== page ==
‘Good conservation depends on good science.’

Henslow's Golidlocks Buttercup (Ranunculus henslowii) in a Cambridgeshire churchyard by Brian Eversham

An evidence-based approach has long been one of our core values, underpinning all our work and featuring as a key point in our very first business plan back in 2000. But we don’t just apply science: we support, encourage, commission and promote it, too.

Over the last 20 years, not only have we utilised research and evidence in order to inform our approach to conservation, but we have also actively encouraged and supported study and research gathering of all kinds.

We have developed our own monitoring and research team, maintained one of the richest programmes of training workshops in species identification, ecology and management skills for our volunteers, and helped set up and support our three local Biological Records Centres. We have a strong tradition of education, outreach, training and work placements for all ages, from the under-fives all the way up to Masters and even PhD students, many of whom have worked with us, using our reserves for their research and answering ecological questions which can improve our management. 

Some of our reserves, such as Flitwick Moor and the Great Fen, have benefited from inter-connected series of studies. Other reserves have been the base for long-term studies of individual species which informs our understanding of species ecology and the health of the environment  - from understanding the energy use of breeding birds in our woodlands, to measuring the carbon flux of peat soils in the fens.

Research and new scientific discoveries demonstrate the importance of wildlife in our region and the need for our work to conserve it.

Given the current media attention on coral reefs or tropical forests, there’s a risk that people will focus only on these. But the evidence shows there are many species and habitats that only we can conserve. Next year we will launch our State of Nature Review of Beds, Cambs and Northants, providing a comprehensive review of the importance of the wildlife in our area.

The variability of habitats created by climate, geology and history means that no two sites are ever identical. But the distinctiveness of the Northants Limestone, the North Chilterns Chalk, the woods of the West Cambs Hundreds or the wetlands of the Fens, are more profound than that.

The same applies to species: some, such as Fen Ragwort, Fen Woodrush or Cambridge Milk-parsley, are unique to our area. Others require special attention for other reasons. About half the country’s Oxlips grow in our three counties, and we also have some of the strongest populations of water vole, Duke of Burgundy butterfly and bombardier-beetle.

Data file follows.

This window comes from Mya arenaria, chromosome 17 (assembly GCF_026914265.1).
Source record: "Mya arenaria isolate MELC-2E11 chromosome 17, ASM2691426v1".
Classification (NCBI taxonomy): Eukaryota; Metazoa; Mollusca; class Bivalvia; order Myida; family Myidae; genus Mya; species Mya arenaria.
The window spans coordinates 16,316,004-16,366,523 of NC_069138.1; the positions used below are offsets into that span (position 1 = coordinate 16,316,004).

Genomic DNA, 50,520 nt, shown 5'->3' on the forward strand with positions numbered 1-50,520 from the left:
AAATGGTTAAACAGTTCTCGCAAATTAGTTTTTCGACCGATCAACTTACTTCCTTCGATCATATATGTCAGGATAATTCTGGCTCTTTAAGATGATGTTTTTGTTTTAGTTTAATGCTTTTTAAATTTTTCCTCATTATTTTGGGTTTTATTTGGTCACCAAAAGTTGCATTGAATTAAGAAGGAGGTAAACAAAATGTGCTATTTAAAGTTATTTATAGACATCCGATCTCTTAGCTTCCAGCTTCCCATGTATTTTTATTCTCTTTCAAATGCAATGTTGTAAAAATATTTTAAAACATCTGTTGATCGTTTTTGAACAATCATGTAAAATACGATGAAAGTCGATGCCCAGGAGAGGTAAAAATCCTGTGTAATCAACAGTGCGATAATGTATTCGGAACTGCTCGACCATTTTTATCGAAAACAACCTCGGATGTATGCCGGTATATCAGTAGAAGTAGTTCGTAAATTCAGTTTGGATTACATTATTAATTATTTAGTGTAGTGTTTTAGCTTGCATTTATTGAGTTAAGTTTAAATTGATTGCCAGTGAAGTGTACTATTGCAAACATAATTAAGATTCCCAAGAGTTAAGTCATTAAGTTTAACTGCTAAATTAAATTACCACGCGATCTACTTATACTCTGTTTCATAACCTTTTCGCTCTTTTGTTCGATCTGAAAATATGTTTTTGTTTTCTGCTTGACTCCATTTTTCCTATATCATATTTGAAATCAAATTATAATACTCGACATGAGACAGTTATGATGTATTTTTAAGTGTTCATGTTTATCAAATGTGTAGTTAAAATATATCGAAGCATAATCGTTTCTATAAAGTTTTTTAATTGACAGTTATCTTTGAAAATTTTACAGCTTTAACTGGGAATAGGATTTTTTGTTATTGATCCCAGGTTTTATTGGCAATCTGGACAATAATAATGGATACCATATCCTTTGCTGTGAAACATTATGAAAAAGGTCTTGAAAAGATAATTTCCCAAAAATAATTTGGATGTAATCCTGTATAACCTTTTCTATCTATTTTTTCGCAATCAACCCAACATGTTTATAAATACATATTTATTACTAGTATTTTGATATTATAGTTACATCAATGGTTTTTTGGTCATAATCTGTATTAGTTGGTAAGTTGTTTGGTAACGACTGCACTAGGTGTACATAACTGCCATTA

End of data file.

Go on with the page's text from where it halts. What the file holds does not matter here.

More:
Through research we are still expanding our understanding of just how much wildlife there is which only we can conserve.

The new Cambridge Flora of Great Britain and Ireland added over 50 species each of goldilocks buttercup and elms to the British list, and 18 goldilocks and 15 elms were described new to science from Beds, Cambs or Northants. The differences may be quite small, but the fact that you can see Henslow’s Goldilocks Buttercup only in woods and churchyards in south-east Cambridgeshire, or that Pertenhall Goldilocks Buttercup is currently known only from a single churchyard in Bedfordshire, provides a special frisson to fieldwork. 

The new elms are more controversial (the new Flora includes 62 species where most previous books had 2-8 species but disagreed about what to call them) but equally important. Once we can recognise the different kinds of elm, we can record them, and understand their place in the landscape better. That will be a particularly important task in our area: it is probably the most diverse place in Europe for elms, and nine of the new species are known only from the BCN area, and nowhere else in the world.

Elm leaves in the sun

Elm, possibly burred elm, (Ulmus serratifrons) in Cambridgeshire by Brian Eversham

I believe our Wildlife Trust has a duty to support and facilitate scientific research, and to make full use of the results.

Few organisations own or manage such a diverse set of important wildlife habitats, so we can provide the ideal study sites for a very wide range of ecological topics, close to any university.  I am proud of our long history of collaborations with the universities on our patch. 

But I was prompted to write this article by a more personal event: last week I was made a Visiting Professor in the School of Water, Energy and Environment at Cranfield University.  I hope this will foster even closer links with Cranfield, and that the new title will be seen as a mark of the seriousness with which the Trust values our scientific credentials and our academic links.